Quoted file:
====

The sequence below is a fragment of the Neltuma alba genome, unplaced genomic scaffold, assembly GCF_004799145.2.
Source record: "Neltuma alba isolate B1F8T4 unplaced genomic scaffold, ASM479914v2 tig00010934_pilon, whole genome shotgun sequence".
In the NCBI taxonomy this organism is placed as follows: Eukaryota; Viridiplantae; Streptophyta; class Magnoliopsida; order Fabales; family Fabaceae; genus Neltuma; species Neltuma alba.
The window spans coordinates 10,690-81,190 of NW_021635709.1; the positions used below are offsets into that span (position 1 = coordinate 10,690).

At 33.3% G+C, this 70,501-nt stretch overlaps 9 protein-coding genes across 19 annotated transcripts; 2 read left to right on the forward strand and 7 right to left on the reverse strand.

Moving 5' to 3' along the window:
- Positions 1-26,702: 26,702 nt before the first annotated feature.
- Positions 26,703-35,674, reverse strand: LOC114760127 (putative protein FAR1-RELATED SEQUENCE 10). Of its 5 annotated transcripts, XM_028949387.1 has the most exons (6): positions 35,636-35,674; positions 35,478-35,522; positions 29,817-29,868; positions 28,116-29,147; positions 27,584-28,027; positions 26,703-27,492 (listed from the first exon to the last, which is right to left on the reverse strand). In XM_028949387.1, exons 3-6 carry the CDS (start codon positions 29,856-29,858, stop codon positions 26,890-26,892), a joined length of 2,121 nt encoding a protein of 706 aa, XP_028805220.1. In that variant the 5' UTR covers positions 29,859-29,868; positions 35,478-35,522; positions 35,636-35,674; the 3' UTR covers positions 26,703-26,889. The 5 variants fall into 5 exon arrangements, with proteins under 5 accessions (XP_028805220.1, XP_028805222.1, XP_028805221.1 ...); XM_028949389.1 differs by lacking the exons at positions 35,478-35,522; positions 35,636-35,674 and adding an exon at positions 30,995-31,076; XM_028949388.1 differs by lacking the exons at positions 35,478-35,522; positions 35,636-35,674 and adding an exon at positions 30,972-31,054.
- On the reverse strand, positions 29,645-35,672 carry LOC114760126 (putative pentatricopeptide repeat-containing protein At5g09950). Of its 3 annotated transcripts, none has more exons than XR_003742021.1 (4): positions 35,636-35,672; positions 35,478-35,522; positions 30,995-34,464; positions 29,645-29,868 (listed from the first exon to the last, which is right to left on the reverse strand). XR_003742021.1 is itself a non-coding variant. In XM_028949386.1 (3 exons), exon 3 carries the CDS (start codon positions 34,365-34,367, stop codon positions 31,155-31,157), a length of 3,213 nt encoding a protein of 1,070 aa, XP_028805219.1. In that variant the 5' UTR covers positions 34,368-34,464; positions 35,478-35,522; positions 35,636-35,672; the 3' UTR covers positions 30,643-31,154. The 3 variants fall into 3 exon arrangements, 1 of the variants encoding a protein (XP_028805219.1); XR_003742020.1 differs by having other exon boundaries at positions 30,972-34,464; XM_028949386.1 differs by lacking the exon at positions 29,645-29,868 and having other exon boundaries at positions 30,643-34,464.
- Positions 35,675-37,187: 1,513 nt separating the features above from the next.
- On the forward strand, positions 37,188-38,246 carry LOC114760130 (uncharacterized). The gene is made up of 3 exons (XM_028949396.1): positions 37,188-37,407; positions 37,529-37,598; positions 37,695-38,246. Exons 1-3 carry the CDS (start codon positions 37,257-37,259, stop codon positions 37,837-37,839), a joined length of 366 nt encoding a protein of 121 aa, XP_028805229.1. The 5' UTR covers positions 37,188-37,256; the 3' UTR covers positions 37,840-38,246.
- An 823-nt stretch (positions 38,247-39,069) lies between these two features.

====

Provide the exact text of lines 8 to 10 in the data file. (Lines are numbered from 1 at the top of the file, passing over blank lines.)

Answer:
- Positions 26,703-35,674, reverse strand: LOC114760127 (putative protein FAR1-RELATED SEQUENCE 10). Of its 5 annotated transcripts, XM_028949387.1 has the most exons (6): positions 35,636-35,674; positions 35,478-35,522; positions 29,817-29,868; positions 28,116-29,147; positions 27,584-28,027; positions 26,703-27,492 (listed from the first exon to the last, which is right to left on the reverse strand). In XM_028949387.1, exons 3-6 carry the CDS (start codon positions 29,856-29,858, stop codon positions 26,890-26,892), a joined length of 2,121 nt encoding a protein of 706 aa, XP_028805220.1. In that variant the 5' UTR covers positions 29,859-29,868; positions 35,478-35,522; positions 35,636-35,674; the 3' UTR covers positions 26,703-26,889. The 5 variants fall into 5 exon arrangements, with proteins under 5 accessions (XP_028805220.1, XP_028805222.1, XP_028805221.1 ...); XM_028949389.1 differs by lacking the exons at positions 35,478-35,522; positions 35,636-35,674 and adding an exon at positions 30,995-31,076; XM_028949388.1 differs by lacking the exons at positions 35,478-35,522; positions 35,636-35,674 and adding an exon at positions 30,972-31,054.
- On the reverse strand, positions 29,645-35,672 carry LOC114760126 (putative pentatricopeptide repeat-containing protein At5g09950). Of its 3 annotated transcripts, none has more exons than XR_003742021.1 (4): positions 35,636-35,672; positions 35,478-35,522; positions 30,995-34,464; positions 29,645-29,868 (listed from the first exon to the last, which is right to left on the reverse strand). XR_003742021.1 is itself a non-coding variant. In XM_028949386.1 (3 exons), exon 3 carries the CDS (start codon positions 34,365-34,367, stop codon positions 31,155-31,157), a length of 3,213 nt encoding a protein of 1,070 aa, XP_028805219.1. In that variant the 5' UTR covers positions 34,368-34,464; positions 35,478-35,522; positions 35,636-35,672; the 3' UTR covers positions 30,643-31,154. The 3 variants fall into 3 exon arrangements, 1 of the variants encoding a protein (XP_028805219.1); XR_003742020.1 differs by having other exon boundaries at positions 30,972-34,464; XM_028949386.1 differs by lacking the exon at positions 29,645-29,868 and having other exon boundaries at positions 30,643-34,464.
- Positions 35,675-37,187: 1,513 nt separating the features above from the next.